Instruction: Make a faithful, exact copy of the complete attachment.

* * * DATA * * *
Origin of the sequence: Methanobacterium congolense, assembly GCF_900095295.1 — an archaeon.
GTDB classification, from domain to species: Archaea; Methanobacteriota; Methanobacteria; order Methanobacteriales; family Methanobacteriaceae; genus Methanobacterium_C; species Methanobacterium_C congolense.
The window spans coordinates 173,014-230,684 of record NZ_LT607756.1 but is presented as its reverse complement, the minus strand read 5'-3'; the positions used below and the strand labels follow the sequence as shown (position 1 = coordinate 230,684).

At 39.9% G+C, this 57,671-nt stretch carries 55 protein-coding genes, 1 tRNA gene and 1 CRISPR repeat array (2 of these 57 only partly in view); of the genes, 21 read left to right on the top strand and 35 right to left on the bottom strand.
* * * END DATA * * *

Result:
Origin of the sequence: Methanobacterium congolense, assembly GCF_900095295.1 — an archaeon.
GTDB classification, from domain to species: Archaea; Methanobacteriota; Methanobacteria; order Methanobacteriales; family Methanobacteriaceae; genus Methanobacterium_C; species Methanobacterium_C congolense.
The window spans coordinates 173,014-230,684 of record NZ_LT607756.1 but is presented as its reverse complement, the minus strand read 5'-3'; the positions used below and the strand labels follow the sequence as shown (position 1 = coordinate 230,684).

At 39.9% G+C, this 57,671-nt stretch carries 55 protein-coding genes, 1 tRNA gene and 1 CRISPR repeat array (2 of these 57 only partly in view); of the genes, 21 read left to right on the top strand and 35 right to left on the bottom strand.